Writing Prompts to Start the School Year

Free narrative writing prompts based on children's books to start off your school year.

I love teaching writing. But few of my students ever came to me loving to write. I knew that I had to ease them into the idea of process writing and spending more than ten minutes on one piece of writing.
What we know from research is that personal narrative is the easiest form of writing for our students. Kids have grown up with narrative, so the idea of story is easy for them to grasp. We also write best about what we know from our own lives. So I start the year every year with personal narrative, a story about our own lives.

After we set up our writer’s notebooks, I did a series of reading-writing connections: read alouds using books that spark a writing prompt that will appeal to almost every student.  Each day we read a different book and did some writing. These are the books I used, but there are others that have the same themes. (Clicking on the picture of the books will open an Amazon Affiliate link.) 

After I read each book, I modeled for the kids by thinking aloud. I told them a story that fits the prompt, then invited them to write. At the same time, I am writing. It is incredibly important for our students to see us writing and sharing our writing. I monitor the time and when it looks as if most students are finished, we share. Sharing can happen in several ways. You can invite students to share with the whole class; students can do a pair-share with the person next to them; or you can group 3-4 students to share with each other.

All kids have gotten in trouble sometime in their lives. I model for the kids by thinking aloud about the time my mom dressed my sister and me in brand new clothes so that we could meet family who had never seen us. While she was getting herself ready, we found some red paint in the garage and painted ourselves (and our new clothes!) Then I invite students to write about a time they got in trouble. This is one of the prompts that leads to some great writing.

Birthdays are memorable for kids. They’ve all encountered a good one or a bad one. I tell them about the year my sister got to invite her whole class to the Officer’s Club for a big celebration. That same year, I had the kids who lived down the street over for cake on the picnic table out back. The prompt I offer is for students to write about a memorable birthday. They know from my example that memorable can mean good or bad!

This book lends itself to two prompts. Students can write about a time they were brave or a time they encouraged another person. As usual, I share a story. Sometimes I write about how I was brave when I rode my first roller coaster. Sometimes I talk about encouraging a student. I also tell students they can write about a time someone encouraged them.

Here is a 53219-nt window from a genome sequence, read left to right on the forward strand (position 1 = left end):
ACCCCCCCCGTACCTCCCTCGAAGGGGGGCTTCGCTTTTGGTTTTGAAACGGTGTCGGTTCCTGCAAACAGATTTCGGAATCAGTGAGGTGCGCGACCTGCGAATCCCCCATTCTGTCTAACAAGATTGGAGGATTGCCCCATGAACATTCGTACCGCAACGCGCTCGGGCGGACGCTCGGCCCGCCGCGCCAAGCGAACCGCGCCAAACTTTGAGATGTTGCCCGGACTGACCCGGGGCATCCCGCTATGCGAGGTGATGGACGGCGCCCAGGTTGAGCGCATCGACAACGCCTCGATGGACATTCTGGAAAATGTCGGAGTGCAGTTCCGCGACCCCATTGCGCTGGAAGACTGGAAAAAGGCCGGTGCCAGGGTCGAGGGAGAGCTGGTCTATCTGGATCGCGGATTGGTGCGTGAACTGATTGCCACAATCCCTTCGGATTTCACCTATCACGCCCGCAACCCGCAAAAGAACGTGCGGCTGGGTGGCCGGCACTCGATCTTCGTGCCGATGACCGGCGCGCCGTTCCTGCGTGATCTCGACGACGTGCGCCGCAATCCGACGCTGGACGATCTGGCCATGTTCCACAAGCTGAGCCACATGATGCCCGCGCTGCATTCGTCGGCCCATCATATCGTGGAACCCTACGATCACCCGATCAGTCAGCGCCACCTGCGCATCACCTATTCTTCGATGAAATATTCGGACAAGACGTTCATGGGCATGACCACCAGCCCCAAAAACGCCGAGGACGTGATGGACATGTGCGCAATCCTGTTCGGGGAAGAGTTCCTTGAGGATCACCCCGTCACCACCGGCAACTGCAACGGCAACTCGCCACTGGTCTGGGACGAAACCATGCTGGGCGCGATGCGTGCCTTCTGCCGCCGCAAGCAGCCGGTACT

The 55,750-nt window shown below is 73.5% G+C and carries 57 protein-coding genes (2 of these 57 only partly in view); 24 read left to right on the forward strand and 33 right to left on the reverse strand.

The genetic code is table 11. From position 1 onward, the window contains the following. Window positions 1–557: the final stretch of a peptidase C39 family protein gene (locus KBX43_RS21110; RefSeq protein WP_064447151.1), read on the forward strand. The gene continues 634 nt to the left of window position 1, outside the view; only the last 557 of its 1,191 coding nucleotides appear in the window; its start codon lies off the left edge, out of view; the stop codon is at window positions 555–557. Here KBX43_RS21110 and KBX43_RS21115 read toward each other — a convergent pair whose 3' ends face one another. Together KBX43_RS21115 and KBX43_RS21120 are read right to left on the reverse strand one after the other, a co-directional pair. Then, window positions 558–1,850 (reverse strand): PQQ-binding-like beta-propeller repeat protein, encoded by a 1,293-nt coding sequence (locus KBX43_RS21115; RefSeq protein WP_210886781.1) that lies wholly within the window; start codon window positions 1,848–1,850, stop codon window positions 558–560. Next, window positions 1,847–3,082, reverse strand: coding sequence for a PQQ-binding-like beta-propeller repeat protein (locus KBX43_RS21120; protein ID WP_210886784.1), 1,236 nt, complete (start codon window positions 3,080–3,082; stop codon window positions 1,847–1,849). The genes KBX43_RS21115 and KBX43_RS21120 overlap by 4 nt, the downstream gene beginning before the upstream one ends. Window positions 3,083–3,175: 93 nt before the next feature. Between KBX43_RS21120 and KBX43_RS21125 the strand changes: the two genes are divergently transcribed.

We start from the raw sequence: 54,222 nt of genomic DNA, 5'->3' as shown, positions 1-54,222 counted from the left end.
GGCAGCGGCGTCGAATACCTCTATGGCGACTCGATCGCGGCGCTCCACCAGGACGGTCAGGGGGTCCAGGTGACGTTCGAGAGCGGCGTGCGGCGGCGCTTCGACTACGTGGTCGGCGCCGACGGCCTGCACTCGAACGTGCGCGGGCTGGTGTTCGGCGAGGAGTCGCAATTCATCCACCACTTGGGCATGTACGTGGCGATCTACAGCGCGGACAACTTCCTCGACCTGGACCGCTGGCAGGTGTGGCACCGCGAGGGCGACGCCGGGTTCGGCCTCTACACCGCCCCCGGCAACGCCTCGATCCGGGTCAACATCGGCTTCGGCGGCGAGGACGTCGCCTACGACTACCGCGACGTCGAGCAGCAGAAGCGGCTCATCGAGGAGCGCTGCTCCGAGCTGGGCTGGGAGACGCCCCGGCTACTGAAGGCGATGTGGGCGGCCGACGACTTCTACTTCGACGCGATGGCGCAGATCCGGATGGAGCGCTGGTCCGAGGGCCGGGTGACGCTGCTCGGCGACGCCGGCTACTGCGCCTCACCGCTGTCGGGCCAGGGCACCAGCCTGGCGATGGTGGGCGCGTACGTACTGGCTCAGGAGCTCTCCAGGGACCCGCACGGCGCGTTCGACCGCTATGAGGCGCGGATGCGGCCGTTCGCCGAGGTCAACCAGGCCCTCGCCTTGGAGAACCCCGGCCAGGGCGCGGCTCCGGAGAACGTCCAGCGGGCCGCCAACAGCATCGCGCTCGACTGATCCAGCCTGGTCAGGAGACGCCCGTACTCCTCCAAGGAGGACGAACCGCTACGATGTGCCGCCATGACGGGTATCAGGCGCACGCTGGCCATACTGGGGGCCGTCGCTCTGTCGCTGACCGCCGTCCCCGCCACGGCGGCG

Most of us have had a time when we were happy about spending time with family. I often share about the Easter at my grandparents when close to 20 of my cousins got together for an egg hunt. I then ask students to write about a special time with their family.

This book is about Booker T. Washington learning to read and the lengths he went to in order to achieve that goal. I tell about getting my teaching degree or my master’s degree. Sometimes I tell about buying my first home or getting my first dog. Then I invite students to write about something they want now or wanted in the past more than anything else.

After we have completed these pieces of writing, I ask students to choose their favorite to take through the writing process. In this way. I am honoring the idea of choice that is so important in writing workshop, but also meeting requirements of curriculum that says students must be able to write a personal narrative on the state test later in the year. When we reflect on our writing at the end of the year, many students say these pieces were their favorites.

I hope this gives you an idea of how you can use picture books to prompt writing. Feel free to share any books you use to spark student writing.

I know how easy it is to lose track of ideas you read in a blog, so I have compiled this information into a freebie and posted it here in my Teachers Pay Teachers store. You can also click on the cover and it will take you to the product.

I'd love to hear from you if you use any of these writing prompts!

Free narrative writing prompts based on children's books to start off your school year.


  1. We do something called big writing each Friday where the children write independently based on a prompt we give them and talk about. Some of these ideas will be perfect - thanks so much for sharing!
    Growing Little Learners

  2. Love the books and prompt ideas! Going to share your post with our teachers!
    Fabulous Fifth Grade Fun 


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